The Pedestrian and Bicycle Information Center (PBIC) and Toole Design Group announce a free webinar series covering the updated American Association of State Highway Transportation Official’s (AASHTO) Guide for the Development of Bicycle Facilities. The series offers two presentations a month and is described below.
The updated guide, released in June 2012, serves as a key resource for creating and designing bicycle facilities in the U.S. This seven-part webinar series, which has been approved by the American Planning Association for certification maintenance credits, will cover all aspects of the updated guide.
To register for any of the webinars, go to www.bicyclinginfo.org/aashto.
Aug. 10, 2012: Overview of Revised AASHTO Guide for Development of Bicycle Facilities
This webinar will provide an overview of the entire Guide and its evolution and use throughout the U.S., as well as other resources that are used for bicycle facility design (MUTCD, NACTO). Participants will gain an understanding of the purpose and design imperative for the Guide, as well as the more substantive additions and revisions that have been made to the Guide. Participants will be encouraged to participate in subsequent webinars that will provide more detail on each topic area in the Guide
Aug. 22, 2012: Bicycle Planning
This webinar will present the fundamentals of bicycle planning, including a discussion of the types of bicycling and bicyclists, methods for planning bicycle transportation networks, and the technical analysis tools that support bicycle planning. This module will also touch on integrating bicycles with transit and bicycle parking.
Sept. 4, 2012: Road Facilities Part 1: Bike Lanes
Webinar 3 will provide an overview of the elements of on-road bicycle facility design, and will focus primarily on bike lanes, including bike lane widths, signs and markings, intersection considerations, and means for retrofitting existing roadways to accommodate bike lanes. This section will cover guidance on where different types of facilities are appropriate, and how to design them including standard bike lanes, buffered bike lanes, bike lanes adjacent to reverse angled parking, green bike lanes, left-side bike lanes and contra-flow bike lanes. Bicycle facility transitions, e.g. bike lane to shared lane marking will also be discussed. Bicycle operations and safety, including the design vehicle, traffic principles for bicycles, and a review of research on bicycle crashes will be referenced, as appropriate, throughout the module.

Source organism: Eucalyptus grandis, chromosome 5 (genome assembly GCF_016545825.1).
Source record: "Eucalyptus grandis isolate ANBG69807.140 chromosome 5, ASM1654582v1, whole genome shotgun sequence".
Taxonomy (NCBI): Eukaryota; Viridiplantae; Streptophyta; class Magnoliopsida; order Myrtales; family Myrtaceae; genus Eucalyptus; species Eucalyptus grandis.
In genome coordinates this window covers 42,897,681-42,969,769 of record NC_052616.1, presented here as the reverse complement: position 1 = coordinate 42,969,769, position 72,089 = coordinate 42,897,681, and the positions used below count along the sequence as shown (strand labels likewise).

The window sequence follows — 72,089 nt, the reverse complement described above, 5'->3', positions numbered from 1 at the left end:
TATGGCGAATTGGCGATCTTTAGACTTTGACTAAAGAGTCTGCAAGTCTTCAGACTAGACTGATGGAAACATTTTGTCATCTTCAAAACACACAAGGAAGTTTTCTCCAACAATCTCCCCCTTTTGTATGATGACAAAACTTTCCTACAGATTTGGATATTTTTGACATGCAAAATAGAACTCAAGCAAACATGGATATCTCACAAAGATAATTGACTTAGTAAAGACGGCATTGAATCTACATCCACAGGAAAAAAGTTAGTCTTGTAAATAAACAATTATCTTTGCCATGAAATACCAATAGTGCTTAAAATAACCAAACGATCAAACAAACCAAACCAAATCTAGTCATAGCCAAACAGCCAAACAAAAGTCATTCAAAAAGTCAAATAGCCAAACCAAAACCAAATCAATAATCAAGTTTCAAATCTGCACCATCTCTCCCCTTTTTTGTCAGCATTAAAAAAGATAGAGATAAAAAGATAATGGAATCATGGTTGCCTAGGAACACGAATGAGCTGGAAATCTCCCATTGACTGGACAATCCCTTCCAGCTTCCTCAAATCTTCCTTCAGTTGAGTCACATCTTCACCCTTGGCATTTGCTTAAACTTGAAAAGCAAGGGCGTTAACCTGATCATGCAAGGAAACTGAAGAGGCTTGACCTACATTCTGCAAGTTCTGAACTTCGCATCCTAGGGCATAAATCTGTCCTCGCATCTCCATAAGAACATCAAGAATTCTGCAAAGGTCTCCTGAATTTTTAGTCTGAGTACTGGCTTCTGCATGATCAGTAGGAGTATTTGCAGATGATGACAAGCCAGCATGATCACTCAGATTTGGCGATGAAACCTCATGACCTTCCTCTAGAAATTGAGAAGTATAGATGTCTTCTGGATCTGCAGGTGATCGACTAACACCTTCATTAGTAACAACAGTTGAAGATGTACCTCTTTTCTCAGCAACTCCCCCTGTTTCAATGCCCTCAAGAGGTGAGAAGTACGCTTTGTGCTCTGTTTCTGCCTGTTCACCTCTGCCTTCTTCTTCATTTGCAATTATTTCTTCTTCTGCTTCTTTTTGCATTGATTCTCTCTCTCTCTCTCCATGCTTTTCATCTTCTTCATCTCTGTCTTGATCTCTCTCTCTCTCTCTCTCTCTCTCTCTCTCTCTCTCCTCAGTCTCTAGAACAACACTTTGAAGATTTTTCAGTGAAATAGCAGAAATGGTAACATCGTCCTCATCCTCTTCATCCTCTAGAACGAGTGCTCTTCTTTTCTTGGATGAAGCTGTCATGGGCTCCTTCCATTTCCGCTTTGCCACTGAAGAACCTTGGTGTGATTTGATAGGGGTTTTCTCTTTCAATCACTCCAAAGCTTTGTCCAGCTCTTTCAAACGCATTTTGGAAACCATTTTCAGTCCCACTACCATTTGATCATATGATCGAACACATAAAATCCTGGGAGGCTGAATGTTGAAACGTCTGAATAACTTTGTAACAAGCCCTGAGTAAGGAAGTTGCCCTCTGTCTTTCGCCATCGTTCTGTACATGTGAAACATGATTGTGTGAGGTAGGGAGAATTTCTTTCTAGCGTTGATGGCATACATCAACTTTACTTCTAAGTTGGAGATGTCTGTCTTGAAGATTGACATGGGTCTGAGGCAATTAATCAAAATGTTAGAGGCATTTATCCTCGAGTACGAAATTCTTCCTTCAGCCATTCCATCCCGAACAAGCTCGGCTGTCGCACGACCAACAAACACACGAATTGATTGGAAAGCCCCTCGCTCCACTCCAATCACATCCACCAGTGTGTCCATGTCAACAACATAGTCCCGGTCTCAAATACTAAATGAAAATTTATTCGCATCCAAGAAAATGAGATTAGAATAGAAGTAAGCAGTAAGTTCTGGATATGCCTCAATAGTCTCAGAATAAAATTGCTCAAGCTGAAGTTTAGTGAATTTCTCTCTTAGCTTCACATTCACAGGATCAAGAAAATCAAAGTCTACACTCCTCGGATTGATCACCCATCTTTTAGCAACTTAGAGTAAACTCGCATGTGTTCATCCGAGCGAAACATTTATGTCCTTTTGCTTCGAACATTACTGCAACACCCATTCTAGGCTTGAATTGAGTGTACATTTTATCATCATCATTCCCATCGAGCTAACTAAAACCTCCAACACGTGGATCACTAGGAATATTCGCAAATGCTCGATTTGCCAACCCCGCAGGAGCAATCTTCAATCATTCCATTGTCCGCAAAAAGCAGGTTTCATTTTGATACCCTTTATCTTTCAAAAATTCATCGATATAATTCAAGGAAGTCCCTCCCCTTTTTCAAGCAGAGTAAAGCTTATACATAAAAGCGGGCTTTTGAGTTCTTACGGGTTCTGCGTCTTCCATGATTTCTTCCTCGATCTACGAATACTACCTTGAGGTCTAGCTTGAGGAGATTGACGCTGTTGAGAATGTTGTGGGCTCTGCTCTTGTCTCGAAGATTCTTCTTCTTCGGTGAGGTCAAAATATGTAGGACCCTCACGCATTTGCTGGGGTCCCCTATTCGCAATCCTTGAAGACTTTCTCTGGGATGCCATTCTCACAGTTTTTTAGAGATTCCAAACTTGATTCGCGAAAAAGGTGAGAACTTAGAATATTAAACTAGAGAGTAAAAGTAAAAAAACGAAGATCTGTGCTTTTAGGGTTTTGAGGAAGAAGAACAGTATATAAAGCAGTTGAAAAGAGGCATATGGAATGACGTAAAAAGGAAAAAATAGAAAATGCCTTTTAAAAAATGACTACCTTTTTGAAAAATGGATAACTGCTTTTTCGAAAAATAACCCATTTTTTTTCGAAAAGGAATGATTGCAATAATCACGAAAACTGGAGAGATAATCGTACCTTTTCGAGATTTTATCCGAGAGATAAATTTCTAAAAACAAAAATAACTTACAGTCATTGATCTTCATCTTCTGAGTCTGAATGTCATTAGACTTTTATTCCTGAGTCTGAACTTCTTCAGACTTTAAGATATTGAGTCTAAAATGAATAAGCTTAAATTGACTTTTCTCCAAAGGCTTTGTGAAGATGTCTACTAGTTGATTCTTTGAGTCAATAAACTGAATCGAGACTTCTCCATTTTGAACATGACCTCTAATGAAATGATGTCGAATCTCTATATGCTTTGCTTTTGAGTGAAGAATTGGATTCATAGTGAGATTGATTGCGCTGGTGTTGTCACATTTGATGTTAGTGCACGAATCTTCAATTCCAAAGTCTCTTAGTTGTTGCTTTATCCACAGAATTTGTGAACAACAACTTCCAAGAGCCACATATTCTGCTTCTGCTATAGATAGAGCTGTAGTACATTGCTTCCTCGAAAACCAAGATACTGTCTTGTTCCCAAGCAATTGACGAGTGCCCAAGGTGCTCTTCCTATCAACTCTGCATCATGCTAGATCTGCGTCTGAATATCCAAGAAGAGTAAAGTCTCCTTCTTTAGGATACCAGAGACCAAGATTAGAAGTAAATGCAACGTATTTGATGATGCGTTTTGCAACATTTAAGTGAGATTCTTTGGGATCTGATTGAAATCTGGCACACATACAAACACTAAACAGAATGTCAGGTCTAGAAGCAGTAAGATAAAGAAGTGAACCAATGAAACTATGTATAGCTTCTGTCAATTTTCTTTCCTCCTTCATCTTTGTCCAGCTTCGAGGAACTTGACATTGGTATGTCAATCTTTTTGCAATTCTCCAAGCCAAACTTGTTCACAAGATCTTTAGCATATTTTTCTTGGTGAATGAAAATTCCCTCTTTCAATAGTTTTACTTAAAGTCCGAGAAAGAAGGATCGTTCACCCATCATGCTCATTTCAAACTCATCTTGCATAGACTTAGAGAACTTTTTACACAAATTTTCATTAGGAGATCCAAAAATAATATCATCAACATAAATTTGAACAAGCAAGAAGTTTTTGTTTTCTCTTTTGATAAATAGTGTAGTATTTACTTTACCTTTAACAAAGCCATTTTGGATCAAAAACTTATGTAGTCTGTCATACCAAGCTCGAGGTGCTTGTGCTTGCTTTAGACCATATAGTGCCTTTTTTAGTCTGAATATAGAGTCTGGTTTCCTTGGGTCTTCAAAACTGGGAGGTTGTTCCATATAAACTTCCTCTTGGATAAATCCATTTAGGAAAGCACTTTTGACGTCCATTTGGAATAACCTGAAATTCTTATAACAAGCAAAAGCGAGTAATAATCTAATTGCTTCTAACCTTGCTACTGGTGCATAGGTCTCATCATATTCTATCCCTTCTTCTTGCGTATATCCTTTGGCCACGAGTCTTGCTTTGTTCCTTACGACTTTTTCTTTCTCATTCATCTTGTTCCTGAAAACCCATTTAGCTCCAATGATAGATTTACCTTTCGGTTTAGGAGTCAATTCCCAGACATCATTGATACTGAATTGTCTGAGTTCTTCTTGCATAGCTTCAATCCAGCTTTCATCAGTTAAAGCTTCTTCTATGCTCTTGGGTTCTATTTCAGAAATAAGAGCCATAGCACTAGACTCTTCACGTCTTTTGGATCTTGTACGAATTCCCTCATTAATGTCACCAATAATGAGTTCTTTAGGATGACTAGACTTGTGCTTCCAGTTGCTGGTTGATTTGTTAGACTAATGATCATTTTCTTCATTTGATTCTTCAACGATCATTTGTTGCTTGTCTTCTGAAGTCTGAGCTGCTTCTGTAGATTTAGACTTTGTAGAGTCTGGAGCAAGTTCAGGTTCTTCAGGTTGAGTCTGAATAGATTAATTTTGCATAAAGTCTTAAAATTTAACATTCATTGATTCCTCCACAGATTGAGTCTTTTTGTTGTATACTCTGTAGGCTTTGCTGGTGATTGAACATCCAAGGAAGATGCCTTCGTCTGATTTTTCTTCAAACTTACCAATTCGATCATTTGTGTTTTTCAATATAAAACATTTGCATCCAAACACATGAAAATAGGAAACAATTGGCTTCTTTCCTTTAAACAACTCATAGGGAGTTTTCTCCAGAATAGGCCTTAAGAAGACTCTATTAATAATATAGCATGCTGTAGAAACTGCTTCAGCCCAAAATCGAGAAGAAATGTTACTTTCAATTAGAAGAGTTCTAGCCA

Sept. 18, 2012: On-Road Facilities Part 2: Shared Lanes, Paved Shoulders, Bicycle Boulevards and Traffic Signals
This webinar will discuss the design of other (non-bike lane) on road bicycle facilities, including shared lanes (unmarked and marked), paved shoulders and bicycle boulevards. Considerations for accommodating bicycles at traffic signals, including signal detection and timing, will also be discussed. The fundamentals of bicycle guide signs (wayfinding) will be discussed. Bicycle operations and safety, including the design vehicle, traffic principles for bicycles, and a review of research on bicycle crashes will be referenced, as appropriate, throughout the module.
Oct. 9, 2012: Off Road Facilities: Shared Use Path Design
Webinar 5 will discuss shared use path design and focus on topic areas that have been significantly expanded, including design speed, slope and gradient (including proposed ADAAG guidance on shared use paths), structures, stopping sight distance, and side path design. Pavement markings and signs will also be discussed.
Oct. 23, 2012: Off Road Facilities: Share Use Path – Roadway Intersection Design
Webinar 6 will focus on the design of shared use path/roadway intersections, including the design of midblock and side path crossings. Intersection controls and treatments, assignment of right-of-way, and other crossing considerations such as transition zones, traffic calming at intersections, and approach markings and signs will also be discussed.
Nov. 6, 2012: Maintenance and Operations
Webinar 7 will discuss recommended maintenance programs and activities. Topics covered will include sweeping, snow clearance, surface repairs, traffic signal detectors, and signs and markings. The operation of bicycle facilities in work zones will also be discussed.
PBIC offers free, public Webinars approximately every other month. To register for upcoming Webinars and to access archived presentations, please visit www.walkinginfo.org/
Since its inception in 1999, PBIC’s mission has been to improve the quality of life in communities through the increase of safe walking and bicycling as a viable means of transportation and physical activity. The Pedestrian and Bicycle Information Center is maintained by the University of North Carolina Highway Safety Research Center with funding from the U.S. Department of Transportation Federal Highway Administration.